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Kingdom Come  

Cast: LL Cool J...............Ray Bud
Vivica Fox..............Lucille
Whoopi Goldberg.........Raynelle Slocumb
Jada Pinkett Smith......Charisse
Loretta Devine..........Marguerite
Toni Braxton............Juanita
Cedric the Entertainer..Reverend Hooker
Anthony Anderson........Junior
Darius McCrary..........Royce

Directed by: Doug McHenry

Rated PG for thematic elements, language and sensuality

There's really nothing wrong with a story's narrative arc being obvious at the outset. In fact, sometimes it can be a great help in facilitating a movie's message. But when the message itself is obvious at the outset ... well, that can be rather damaging, especially if the filmmakers don't layer their story with additional elements of growth. "Kingdom Come" is a prime example of the latter. It's certainly not a bad movie. My only problem was that after the first five minutes, I knew where it was headed and what message was going to be conveyed. Sadly, I spent much of the film's running time waiting for the story to catch up.

The film uses the somewhat reliable yet very familiar premise of an extended family having to come together when the patriarch suddenly loses his life to a stroke. We are introduced to each household as their disfunctions are displayed with over-the-top zeal. There's Ray Bud (LL Cool J) and his wife Lucille (Vivica A. Fox). Ray concerns himself more with the monetary implications of the funeral as a way to mask his emotional difficulty in handling the loss. The couple are also heavily feeling the effects of a recent miscarriage. And he's not looking forward to the arrival of his brother's family.

His brother, Junior (Anthony Anderson) is like a magnet for bad luck. His career has basically been a series of failed moneymaking schemes. Now he's broke with three kids to feed, and his histrionic wife Charisse (Jada Pinkett Smith) periodically unleashes vitriolic diatribes letting him know how unreliable her husband has become.

Meanwhile, the scripture-quoting Marguerite (Loretta Devine) is growing increasingly furious at her son Royce (Darius McCrary) for his lack of lucidity with regards to his life direction. At this point, his only future goal is to settle down with a nice young woman and have a few kids ... so he may get on welfare.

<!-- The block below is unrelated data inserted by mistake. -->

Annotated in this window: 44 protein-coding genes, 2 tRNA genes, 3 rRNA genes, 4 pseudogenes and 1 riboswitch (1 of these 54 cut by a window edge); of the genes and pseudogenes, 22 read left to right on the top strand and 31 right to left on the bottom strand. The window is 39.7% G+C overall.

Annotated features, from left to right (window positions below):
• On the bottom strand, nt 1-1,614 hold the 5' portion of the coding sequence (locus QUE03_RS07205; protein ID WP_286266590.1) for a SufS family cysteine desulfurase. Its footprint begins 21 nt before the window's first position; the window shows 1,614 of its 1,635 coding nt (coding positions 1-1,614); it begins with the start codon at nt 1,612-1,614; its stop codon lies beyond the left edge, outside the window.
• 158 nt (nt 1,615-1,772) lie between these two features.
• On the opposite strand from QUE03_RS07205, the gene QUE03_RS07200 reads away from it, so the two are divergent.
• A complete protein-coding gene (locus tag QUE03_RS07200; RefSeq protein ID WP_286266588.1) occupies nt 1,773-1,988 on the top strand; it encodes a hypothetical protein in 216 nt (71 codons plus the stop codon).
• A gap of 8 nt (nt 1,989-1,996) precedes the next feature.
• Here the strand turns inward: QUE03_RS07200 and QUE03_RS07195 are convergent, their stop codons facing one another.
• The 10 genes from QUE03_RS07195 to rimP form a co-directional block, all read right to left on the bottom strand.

At the center of this disfunctional tree is the widow, Raynelle Slocumb (Whoopi Goldberg). Her only request is for the phrase "mean and surly" to be etched on her late husband's tombstone. The quirks of this family will conspire to wreak havoc on the funeral proceedings while the family must look beyond their differences to uncover the necessary life lessons.

The film wants to combine bouts of raunchy comedy with moments of sentimental insight, but telegraphing its heartfelt message at the outset causes the story to sink or swim with its varied bits of humor. Some of it works, some of it doesn't. The screenplay does contain some very funny lines. ("It's good that he went quickly," an overly-sympathetic and intoxicated friend says to the disinterested Raynelle. "That's how I'd want to go ... quick," to which she replies, "That's what I'd want for you, too.") But some elements aren't as effective, including the decision by gifted funnyman Cedric the Entertainer to employ a lisp for his role as the Reverend. It's mildly amusing, but quickly wears thin.

Beneath the hit-and-miss humor lies the movie's benevolent message. Because many of us spend so much time struggling with the reasons behind our most potent feelings, we sometimes fall victim to judging ourselves for the emotions that occasionally subjugate our psyche. Being comfortable with our own insecurities is certainly a frustrating contradiction, but one that has permanently set up shop in the human condition. I admired the movie's need to convey the above notion, I just wish it hadn't hit me immediately after the opening credits.

Copyright 2001 Michael Brendan McLarney

Critically Ill

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